The Wednesday Lectureship offers more on the subject of the Minor Prophets as well as other topics not directly related to the theme.

Freed-Hardeman Lectures, 2011: Day Two, James Gardner

I just listened to James Gardner offer what I think is the best lecture so far at the Freed-Hardeman Lectureships. James Gardner, an associate professor of Philosophy and Bible and Freed-Hardeman, address the question, Do Current Calamities Indicate the Judgment of God?” The text comes from Haggai 2:6-7. Gardner’s presentation was well balanced and centered entirely on the Scriptures. His conclusion? “I don’t know.”

I am always impressed when a man of learning says “I don’t know.” It says that he feels no need to craft an answer when one is not evident.

Gardner notes that miracles, that is, divine intervention in our world, occur when God chooses to reveal his work. Many things may seem miraculous but unless God makes it clear that he has intervened it really is not a miracle in the Biblical sense. A review of all the Biblical miracles will bear out his teaching on this point. In close connection he reminds us that it is intolerable to speak where God has not spoken. We must declare God’s when God has not so labeled it. But it is also intolerable to ignore what God has said what warnings he has given.

Throughout the Minor Prophets God has repeatedly warned that those who do not follow him will be punished in some fashion. Indeed for the Christian, the goal must be eternity and not the present world. Nevertheless we should expect chastisement from God for he chastens those whom he loves.

It may be that God raises and destroys nations and peoples today. But since God has not clearly spoken we cannot know if individual events are from God or merely the common events of life.

Gardner also addresses whether all things that occur are truly God’s will.

Recordings of this lecture and all lectures are available at

Freed-Hardeman Lectures, 2011 – Day One

Freed-Hardeman seemed like home as the snow began to fall on the first day of the 75th annual Bible Lectureship. The first lesson in the main series track was from Justin Rogers. His topic was “The Minor Prophets: The Messengers.” It was a fine introduction to the Minor Prophets. It was followed by David Pharr’s companion lecture “The Minor Prophets: The Message.”

If the remainder of the lectures follow suit then we will hear the common formula of indictment – punishment – promise to Israel, Judah and the surrounding nations. It should be well worth the time to listen to these discussions.

One point that I had never considered was mentioned by Rogers and Pharr. The times of the prophetic work of the Minor Prophets might extend decades while for some a brief period as short as a few months seemed to limit their work. The written message is brief and easily read in a matter of minutes but their work among the nations extended far longer. For example, Hosea’s work extended across the tenure of four kings of Judah and one of the northern tribes. His work likely exceeded 40 years of preaching. These men were not generally “shooting stars” who arose quickly and vanished away. Instead they were hard working men who brought a powerful message. That message spans the ages.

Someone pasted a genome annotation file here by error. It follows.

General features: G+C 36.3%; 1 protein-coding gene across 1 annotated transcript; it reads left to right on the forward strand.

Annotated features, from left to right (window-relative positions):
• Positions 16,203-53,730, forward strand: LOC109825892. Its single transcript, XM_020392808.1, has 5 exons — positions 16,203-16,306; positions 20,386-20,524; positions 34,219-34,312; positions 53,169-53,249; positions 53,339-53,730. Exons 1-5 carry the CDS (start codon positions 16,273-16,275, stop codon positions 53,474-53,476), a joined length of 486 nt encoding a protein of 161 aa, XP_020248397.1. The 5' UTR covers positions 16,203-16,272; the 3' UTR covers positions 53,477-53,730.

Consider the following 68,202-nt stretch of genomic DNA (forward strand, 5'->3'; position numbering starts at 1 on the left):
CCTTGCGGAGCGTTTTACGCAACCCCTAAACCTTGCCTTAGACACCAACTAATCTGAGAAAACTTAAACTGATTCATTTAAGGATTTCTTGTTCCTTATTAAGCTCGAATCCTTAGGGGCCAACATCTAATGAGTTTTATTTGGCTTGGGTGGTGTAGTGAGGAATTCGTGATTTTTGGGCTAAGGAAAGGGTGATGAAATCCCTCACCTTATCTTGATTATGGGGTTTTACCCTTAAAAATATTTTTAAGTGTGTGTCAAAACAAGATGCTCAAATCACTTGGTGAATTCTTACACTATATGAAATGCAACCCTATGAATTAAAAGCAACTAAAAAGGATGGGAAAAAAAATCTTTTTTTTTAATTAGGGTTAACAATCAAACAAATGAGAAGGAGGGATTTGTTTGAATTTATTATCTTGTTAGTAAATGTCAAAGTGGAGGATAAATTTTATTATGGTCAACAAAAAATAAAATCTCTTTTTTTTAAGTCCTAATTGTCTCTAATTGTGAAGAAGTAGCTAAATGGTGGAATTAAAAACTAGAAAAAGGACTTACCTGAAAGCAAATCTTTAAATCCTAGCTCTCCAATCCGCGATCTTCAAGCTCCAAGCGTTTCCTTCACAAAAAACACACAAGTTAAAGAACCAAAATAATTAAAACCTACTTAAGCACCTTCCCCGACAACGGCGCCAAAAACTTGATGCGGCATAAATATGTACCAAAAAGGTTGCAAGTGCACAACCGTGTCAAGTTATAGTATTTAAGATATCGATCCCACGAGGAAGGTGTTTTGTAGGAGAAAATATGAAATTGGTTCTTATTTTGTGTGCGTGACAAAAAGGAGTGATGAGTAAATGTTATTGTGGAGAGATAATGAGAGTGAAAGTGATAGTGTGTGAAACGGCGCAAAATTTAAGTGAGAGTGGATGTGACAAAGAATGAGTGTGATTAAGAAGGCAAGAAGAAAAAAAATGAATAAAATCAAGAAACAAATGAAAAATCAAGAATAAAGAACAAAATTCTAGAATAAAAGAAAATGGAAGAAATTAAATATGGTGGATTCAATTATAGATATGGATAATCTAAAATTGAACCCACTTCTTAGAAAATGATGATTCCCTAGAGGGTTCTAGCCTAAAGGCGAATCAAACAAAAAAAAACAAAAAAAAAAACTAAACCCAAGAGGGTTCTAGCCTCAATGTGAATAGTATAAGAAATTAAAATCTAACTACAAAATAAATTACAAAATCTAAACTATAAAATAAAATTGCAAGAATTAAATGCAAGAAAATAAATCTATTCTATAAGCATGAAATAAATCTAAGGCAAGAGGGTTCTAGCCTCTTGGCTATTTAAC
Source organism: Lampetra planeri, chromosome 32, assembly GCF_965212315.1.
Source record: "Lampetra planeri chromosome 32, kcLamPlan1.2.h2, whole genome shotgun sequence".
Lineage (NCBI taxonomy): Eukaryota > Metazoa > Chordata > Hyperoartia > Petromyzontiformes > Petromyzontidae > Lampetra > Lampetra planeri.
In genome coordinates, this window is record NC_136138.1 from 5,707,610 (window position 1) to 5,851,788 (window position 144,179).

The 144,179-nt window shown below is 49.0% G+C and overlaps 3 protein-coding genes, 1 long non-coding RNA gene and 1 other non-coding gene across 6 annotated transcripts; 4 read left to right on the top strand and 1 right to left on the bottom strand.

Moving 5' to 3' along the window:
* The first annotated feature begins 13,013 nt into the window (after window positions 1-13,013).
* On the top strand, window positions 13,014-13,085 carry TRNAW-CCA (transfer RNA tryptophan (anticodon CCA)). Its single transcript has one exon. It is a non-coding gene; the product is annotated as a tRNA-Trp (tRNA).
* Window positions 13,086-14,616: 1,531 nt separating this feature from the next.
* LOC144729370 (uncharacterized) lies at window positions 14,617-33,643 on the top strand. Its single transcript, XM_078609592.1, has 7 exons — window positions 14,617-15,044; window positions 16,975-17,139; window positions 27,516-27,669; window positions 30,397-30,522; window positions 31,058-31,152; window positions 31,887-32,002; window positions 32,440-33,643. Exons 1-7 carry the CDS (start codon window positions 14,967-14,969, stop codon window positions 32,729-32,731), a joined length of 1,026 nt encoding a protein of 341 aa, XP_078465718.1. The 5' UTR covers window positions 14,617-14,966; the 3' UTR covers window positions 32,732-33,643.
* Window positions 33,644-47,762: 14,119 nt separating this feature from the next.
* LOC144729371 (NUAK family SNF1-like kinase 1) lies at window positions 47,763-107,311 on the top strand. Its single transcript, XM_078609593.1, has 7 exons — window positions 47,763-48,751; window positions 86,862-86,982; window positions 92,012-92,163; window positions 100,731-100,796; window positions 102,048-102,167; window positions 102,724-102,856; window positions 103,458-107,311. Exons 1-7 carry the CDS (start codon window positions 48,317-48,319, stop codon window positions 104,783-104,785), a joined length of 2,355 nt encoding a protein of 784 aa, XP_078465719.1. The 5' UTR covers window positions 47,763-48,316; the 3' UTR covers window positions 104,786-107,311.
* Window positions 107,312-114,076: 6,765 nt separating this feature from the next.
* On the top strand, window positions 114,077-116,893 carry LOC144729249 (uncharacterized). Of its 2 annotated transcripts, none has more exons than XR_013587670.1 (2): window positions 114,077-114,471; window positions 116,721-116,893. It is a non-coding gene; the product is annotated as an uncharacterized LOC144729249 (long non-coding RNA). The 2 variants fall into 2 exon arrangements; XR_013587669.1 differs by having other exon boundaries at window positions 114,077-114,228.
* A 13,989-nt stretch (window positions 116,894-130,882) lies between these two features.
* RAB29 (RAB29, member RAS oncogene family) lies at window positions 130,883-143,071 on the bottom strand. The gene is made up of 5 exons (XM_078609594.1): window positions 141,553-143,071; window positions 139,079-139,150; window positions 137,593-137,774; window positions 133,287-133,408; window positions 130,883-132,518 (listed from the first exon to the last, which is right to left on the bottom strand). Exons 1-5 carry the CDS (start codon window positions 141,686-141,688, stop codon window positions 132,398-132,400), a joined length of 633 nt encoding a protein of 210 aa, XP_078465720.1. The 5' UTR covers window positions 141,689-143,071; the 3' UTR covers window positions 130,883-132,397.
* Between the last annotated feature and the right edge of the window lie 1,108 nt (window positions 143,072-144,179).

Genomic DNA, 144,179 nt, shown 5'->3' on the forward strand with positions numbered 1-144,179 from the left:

The mid-day address was offered by Chris Coil. His assigned topic was Jonah 4:11 and was entitled “Compassion for All.” Coil reminded the listeners that the same issues faced by Jonah and the other prophets were similar to those today. A reading of the Minor Prophets will enlighten our understanding of the present world in which we live and engage the modern preacher in the same work as that of the ancients.

Freed-Hardeman Lectures Begin Today

The annual Bible Lectureship at Freed-Hardeman University begins today. As we have done in the past we will be blogging daily on the lessons and events on campus. Open Forum is typically the most curious event on campus. Dr. Ralph Gilmore will be at the podium again this year.

The lectureship focus this year will be on the Minor Prophets, those dozen books in the back of the Old Testament that almost no one studies anymore. Hopefully the lectures will bring a renewed sense of importance to the books which are far from being minor. I look forward to spending the week with my dear friend Clark Sims who preaches for the Cottondale Church of Christ in Tuscaloosa, Alabama. Although we speak often on the phone its always good to be with him and enjoy his friendship and brotherhood.

And yes, it is supposed to snow.

Speaking in Muscatine, Iowa

I am blessed to be in Muscatine, Iowa this week to teach the adult class for their Vacation Bible School and then to preach for them on Sunday. I was with the brethren there some years ago and was warmly received by them. I look forward to seeing them again. I also have a string family connection in Muscatine. My cousin Clyde Evans and his family are all located in that area so I will get to see them soon.

Muscatine is a small city on the banks of the Mississippi River just opposite Illinois. There is a rich heritage in the area which I hope to sample while there.

I will return Sunday night to Birmingham, Alabama where I will rejoin my family for Indian Creek Youth Camp in Walker County, Alabama. I will be working with Clark Sims to run the camp for almost 250 campers, counselors and staff. This is our sixth year and I am sure it will be the best!

Later this summer I will be in Tuscaloosa, Alabama speaking at the Cottondale church of Christ. I travel to Guyana to teach in the Guyana Christian University in late September, I speak on the Summer Series at the Robertsdale church of Christ in October and then I am scheduled in a lectureship in McMinnville, Tennessee. It’s a great deal of traveling but I look forward to every opportunity. Please keep me in your prayers.